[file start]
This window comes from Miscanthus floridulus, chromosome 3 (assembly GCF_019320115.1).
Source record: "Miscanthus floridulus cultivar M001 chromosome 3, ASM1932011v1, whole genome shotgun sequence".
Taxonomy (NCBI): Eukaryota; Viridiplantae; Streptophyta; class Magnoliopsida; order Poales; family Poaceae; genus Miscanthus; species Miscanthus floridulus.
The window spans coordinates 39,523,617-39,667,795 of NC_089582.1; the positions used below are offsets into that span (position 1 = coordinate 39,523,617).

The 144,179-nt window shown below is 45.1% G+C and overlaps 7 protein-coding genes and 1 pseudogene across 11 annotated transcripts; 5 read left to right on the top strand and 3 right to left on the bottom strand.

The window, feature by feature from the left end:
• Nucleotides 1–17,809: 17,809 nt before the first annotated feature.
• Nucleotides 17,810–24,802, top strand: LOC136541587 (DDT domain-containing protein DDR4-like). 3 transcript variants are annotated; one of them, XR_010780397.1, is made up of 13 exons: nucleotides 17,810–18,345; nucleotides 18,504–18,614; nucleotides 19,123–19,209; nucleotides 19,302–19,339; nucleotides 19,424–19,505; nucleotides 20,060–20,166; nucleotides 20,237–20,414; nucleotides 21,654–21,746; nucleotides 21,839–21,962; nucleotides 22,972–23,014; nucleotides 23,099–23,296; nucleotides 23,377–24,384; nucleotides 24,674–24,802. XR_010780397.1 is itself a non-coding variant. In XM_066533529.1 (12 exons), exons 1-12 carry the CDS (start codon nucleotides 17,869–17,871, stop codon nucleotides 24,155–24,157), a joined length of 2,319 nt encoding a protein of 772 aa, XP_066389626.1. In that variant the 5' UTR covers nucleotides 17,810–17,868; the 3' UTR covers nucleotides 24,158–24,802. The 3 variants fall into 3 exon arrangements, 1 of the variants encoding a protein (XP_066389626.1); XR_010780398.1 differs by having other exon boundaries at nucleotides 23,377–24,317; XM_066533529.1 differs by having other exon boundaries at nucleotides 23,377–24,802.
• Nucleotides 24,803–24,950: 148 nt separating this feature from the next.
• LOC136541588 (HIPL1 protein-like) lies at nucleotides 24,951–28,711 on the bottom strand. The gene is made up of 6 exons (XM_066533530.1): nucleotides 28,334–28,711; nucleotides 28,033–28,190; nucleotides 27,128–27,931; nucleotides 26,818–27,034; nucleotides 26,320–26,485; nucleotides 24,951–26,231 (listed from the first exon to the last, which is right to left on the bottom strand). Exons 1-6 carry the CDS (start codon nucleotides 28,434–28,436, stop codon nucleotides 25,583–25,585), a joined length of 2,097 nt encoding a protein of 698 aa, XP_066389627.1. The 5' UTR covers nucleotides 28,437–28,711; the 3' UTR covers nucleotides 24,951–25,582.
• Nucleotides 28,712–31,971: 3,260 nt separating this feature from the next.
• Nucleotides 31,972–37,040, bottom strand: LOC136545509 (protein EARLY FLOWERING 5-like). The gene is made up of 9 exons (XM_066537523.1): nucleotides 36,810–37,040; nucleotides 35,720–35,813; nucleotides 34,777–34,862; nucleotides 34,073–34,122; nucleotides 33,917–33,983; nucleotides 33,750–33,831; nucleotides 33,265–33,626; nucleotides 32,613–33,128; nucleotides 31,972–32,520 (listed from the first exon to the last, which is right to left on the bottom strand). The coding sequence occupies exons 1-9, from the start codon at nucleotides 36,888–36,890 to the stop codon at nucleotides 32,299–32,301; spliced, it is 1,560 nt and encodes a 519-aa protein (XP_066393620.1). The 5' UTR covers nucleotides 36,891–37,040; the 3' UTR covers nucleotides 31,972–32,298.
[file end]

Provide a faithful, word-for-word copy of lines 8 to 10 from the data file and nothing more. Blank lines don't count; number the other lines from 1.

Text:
• Nucleotides 17,810–24,802, top strand: LOC136541587 (DDT domain-containing protein DDR4-like). 3 transcript variants are annotated; one of them, XR_010780397.1, is made up of 13 exons: nucleotides 17,810–18,345; nucleotides 18,504–18,614; nucleotides 19,123–19,209; nucleotides 19,302–19,339; nucleotides 19,424–19,505; nucleotides 20,060–20,166; nucleotides 20,237–20,414; nucleotides 21,654–21,746; nucleotides 21,839–21,962; nucleotides 22,972–23,014; nucleotides 23,099–23,296; nucleotides 23,377–24,384; nucleotides 24,674–24,802. XR_010780397.1 is itself a non-coding variant. In XM_066533529.1 (12 exons), exons 1-12 carry the CDS (start codon nucleotides 17,869–17,871, stop codon nucleotides 24,155–24,157), a joined length of 2,319 nt encoding a protein of 772 aa, XP_066389626.1. In that variant the 5' UTR covers nucleotides 17,810–17,868; the 3' UTR covers nucleotides 24,158–24,802. The 3 variants fall into 3 exon arrangements, 1 of the variants encoding a protein (XP_066389626.1); XR_010780398.1 differs by having other exon boundaries at nucleotides 23,377–24,317; XM_066533529.1 differs by having other exon boundaries at nucleotides 23,377–24,802.
• Nucleotides 24,803–24,950: 148 nt separating this feature from the next.
• LOC136541588 (HIPL1 protein-like) lies at nucleotides 24,951–28,711 on the bottom strand. The gene is made up of 6 exons (XM_066533530.1): nucleotides 28,334–28,711; nucleotides 28,033–28,190; nucleotides 27,128–27,931; nucleotides 26,818–27,034; nucleotides 26,320–26,485; nucleotides 24,951–26,231 (listed from the first exon to the last, which is right to left on the bottom strand). Exons 1-6 carry the CDS (start codon nucleotides 28,434–28,436, stop codon nucleotides 25,583–25,585), a joined length of 2,097 nt encoding a protein of 698 aa, XP_066389627.1. The 5' UTR covers nucleotides 28,437–28,711; the 3' UTR covers nucleotides 24,951–25,582.